As the COVID-19 pandemic has marked the end of weekly traditions like Tuesday tacos, wine Wednesdays and Sunday brunches, new habits such as ordering takeout and Friday night delivery can bring restaurants back economically. devastated from a point of no return.
According to a Washington Post report, companies are reporting an increase in the number of off-establishment meals in the second quarter of this year, with figures from market research firm Technomic doubling Friday and Saturday night to about 24% of total sales.
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Technomic collected data from 27,000 restaurant chains.
In addition, delivery tracking and loyalty-based marketing and financial service Rewards Network found that the average number of delivery and takeout orders since the start of the pandemic was 31% higher on Fridays and that the average dollar order value had increased by 34%.
Uber also saw an increase in Friday afternoon and evening orders and while Grubhub does not break out order trends by day of the week, second quarter results showed gross food sales had increased. 59% year over year.
But sit-down restaurants told The Post they also see some action on weekends – both on the sidewalk and in person – in the later weeks of summer. Some customers even brought their own chairs.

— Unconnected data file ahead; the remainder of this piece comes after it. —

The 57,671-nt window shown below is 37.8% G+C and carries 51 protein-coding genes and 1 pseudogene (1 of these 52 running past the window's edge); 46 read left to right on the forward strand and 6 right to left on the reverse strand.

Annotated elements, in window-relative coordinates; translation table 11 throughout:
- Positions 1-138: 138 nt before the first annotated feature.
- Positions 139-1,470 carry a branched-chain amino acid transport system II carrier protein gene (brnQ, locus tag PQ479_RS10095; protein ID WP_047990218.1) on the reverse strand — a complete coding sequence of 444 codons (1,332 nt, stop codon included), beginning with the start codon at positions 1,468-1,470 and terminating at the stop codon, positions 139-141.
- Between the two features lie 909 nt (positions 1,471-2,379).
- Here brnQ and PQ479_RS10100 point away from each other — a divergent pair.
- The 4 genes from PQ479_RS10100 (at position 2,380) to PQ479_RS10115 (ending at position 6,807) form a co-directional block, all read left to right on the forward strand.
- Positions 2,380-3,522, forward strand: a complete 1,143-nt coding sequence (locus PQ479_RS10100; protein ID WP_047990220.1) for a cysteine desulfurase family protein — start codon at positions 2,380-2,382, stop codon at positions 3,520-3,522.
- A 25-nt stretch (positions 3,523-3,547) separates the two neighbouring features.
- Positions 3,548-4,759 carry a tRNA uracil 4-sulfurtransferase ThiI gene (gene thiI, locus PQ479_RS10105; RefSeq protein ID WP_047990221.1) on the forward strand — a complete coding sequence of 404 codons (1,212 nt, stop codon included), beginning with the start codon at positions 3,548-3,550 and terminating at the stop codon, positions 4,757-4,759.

The owners have speculated that the convenience of eating out or on the sidewalk and the relative safety of take-out – the reduced delivery costs – have attracted curious restaurateurs looking for some sense of the normality.
A July poll by market research firm Mintel found that 60% of Americans were not yet comfortable sitting down to eat in a restaurant, and 44% were not even comfortable sitting down to eat in a restaurant. comfortable eating out. Hence the increase in take-out orders and the amount of food ordered.
Remote work and fewer cars also bode well for restaurants.
To welcome the movement and keep afloat amid the ongoing coronavirus pandemic, many restaurants have launched family take-out Friday meals and other creative tactics.
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The alternative is not pretty.
Yelp data released in late July showed that 60% of restaurants that had temporarily closed due to the virus – or around 16,000 – have since closed permanently.